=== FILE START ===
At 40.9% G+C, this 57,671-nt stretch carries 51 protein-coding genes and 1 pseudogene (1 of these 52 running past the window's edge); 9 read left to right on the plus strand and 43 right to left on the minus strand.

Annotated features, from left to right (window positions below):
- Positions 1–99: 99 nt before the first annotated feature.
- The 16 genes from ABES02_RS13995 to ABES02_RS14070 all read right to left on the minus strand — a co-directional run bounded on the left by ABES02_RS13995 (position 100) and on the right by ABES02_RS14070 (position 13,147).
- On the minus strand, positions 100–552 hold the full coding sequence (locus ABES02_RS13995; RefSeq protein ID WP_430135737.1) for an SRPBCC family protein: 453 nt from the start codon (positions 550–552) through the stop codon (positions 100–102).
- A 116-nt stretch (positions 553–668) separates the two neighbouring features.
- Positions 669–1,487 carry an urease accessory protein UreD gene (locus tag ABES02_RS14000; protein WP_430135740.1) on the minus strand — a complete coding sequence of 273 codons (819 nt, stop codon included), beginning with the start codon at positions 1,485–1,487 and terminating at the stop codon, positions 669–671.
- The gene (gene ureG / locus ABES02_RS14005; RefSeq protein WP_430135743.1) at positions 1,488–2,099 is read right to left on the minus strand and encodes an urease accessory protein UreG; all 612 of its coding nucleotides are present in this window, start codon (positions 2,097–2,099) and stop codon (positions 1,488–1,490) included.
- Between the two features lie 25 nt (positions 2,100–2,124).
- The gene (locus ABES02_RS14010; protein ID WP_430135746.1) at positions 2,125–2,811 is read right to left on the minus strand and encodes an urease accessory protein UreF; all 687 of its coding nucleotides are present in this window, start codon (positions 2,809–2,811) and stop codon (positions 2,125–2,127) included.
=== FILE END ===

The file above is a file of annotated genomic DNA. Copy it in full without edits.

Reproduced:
At 40.9% G+C, this 57,671-nt stretch carries 51 protein-coding genes and 1 pseudogene (1 of these 52 running past the window's edge); 9 read left to right on the plus strand and 43 right to left on the minus strand.

Annotated features, from left to right (window positions below):
- Positions 1–99: 99 nt before the first annotated feature.
- The 16 genes from ABES02_RS13995 to ABES02_RS14070 all read right to left on the minus strand — a co-directional run bounded on the left by ABES02_RS13995 (position 100) and on the right by ABES02_RS14070 (position 13,147).
- On the minus strand, positions 100–552 hold the full coding sequence (locus ABES02_RS13995; RefSeq protein ID WP_430135737.1) for an SRPBCC family protein: 453 nt from the start codon (positions 550–552) through the stop codon (positions 100–102).
- A 116-nt stretch (positions 553–668) separates the two neighbouring features.
- Positions 669–1,487 carry an urease accessory protein UreD gene (locus tag ABES02_RS14000; protein WP_430135740.1) on the minus strand — a complete coding sequence of 273 codons (819 nt, stop codon included), beginning with the start codon at positions 1,485–1,487 and terminating at the stop codon, positions 669–671.
- The gene (gene ureG / locus ABES02_RS14005; RefSeq protein WP_430135743.1) at positions 1,488–2,099 is read right to left on the minus strand and encodes an urease accessory protein UreG; all 612 of its coding nucleotides are present in this window, start codon (positions 2,097–2,099) and stop codon (positions 1,488–1,490) included.
- Between the two features lie 25 nt (positions 2,100–2,124).
- The gene (locus ABES02_RS14010; protein ID WP_430135746.1) at positions 2,125–2,811 is read right to left on the minus strand and encodes an urease accessory protein UreF; all 687 of its coding nucleotides are present in this window, start codon (positions 2,809–2,811) and stop codon (positions 2,125–2,127) included.